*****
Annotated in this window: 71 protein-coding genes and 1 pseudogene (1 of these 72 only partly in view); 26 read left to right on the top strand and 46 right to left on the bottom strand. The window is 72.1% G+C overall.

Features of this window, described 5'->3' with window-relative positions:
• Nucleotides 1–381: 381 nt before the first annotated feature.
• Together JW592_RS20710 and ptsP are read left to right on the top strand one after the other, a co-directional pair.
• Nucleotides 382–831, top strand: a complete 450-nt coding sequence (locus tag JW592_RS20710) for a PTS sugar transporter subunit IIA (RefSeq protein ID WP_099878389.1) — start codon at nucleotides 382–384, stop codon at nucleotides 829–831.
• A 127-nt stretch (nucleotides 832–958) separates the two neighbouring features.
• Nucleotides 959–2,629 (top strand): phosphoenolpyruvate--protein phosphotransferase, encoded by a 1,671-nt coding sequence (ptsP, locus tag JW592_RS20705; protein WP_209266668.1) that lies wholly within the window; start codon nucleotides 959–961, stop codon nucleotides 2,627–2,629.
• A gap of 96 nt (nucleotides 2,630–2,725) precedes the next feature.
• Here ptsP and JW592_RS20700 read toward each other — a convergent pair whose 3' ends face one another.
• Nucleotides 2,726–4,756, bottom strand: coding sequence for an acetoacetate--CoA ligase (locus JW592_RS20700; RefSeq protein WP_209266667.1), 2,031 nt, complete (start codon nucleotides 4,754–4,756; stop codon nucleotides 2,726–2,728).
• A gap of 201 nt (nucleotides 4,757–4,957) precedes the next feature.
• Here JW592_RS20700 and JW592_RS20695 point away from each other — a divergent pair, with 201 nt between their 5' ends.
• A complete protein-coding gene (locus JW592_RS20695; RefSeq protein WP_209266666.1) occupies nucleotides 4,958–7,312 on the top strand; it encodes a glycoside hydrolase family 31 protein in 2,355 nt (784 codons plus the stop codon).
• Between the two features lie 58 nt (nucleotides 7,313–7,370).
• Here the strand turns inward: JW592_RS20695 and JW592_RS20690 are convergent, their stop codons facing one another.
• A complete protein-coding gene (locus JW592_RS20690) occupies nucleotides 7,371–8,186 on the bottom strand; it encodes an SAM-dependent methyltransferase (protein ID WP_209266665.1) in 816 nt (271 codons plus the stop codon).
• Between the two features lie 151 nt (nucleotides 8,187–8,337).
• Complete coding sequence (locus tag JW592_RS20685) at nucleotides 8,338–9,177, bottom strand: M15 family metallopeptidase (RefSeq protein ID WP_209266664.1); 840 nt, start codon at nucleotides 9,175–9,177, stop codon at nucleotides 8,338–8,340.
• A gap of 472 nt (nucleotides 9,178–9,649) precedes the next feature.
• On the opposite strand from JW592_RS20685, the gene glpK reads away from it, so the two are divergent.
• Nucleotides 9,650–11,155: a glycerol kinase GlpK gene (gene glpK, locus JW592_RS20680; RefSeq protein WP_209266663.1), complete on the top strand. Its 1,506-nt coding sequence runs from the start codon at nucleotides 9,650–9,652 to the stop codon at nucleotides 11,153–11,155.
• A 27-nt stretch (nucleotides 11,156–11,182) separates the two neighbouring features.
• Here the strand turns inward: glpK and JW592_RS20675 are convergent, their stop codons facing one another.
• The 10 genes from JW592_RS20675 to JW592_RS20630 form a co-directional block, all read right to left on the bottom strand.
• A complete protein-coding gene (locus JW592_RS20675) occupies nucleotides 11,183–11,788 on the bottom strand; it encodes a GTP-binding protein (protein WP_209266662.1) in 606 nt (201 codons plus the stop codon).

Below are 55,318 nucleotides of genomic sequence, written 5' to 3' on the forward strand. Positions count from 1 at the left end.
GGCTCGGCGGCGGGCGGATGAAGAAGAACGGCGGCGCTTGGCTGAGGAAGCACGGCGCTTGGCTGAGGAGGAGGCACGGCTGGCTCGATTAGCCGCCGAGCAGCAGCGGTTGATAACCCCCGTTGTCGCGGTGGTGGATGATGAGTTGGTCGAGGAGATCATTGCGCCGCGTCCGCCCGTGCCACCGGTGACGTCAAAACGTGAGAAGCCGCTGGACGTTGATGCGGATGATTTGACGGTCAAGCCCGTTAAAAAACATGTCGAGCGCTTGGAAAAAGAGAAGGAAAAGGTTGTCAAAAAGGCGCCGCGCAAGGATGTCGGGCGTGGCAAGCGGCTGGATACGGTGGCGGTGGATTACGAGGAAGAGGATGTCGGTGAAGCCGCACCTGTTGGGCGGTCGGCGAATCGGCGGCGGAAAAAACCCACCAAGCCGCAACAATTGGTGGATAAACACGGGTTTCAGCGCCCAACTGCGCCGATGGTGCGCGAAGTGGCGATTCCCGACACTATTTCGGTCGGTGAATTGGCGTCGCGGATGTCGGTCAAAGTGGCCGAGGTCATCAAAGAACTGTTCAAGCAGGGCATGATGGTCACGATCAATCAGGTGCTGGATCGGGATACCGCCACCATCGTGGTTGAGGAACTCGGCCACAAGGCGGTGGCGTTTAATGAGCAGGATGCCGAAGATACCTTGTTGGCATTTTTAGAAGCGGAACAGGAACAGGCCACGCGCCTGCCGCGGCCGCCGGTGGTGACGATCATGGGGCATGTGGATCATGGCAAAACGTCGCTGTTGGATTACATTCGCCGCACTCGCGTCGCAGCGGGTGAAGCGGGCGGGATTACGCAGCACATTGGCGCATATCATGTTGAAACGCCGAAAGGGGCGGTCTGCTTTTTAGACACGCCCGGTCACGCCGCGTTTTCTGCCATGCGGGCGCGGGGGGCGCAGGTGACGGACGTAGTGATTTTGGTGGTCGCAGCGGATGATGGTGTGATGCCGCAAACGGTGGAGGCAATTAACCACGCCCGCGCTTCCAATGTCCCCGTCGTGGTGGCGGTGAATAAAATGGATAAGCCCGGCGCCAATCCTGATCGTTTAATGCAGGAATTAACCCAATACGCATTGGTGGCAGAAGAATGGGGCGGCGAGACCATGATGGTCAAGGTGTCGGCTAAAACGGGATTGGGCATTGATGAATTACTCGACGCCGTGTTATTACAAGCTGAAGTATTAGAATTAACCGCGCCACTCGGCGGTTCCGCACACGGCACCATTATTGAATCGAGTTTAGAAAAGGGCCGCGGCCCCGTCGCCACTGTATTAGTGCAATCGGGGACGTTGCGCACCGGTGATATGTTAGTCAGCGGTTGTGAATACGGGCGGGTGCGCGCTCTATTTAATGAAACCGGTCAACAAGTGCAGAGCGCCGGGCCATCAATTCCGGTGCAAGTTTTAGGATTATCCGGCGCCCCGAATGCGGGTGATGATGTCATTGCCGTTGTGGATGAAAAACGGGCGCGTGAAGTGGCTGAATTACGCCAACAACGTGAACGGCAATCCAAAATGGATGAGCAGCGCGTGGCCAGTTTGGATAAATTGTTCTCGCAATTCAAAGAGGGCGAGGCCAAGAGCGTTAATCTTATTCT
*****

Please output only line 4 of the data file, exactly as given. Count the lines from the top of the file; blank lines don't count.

• Together JW592_RS20710 and ptsP are read left to right on the top strand one after the other, a co-directional pair.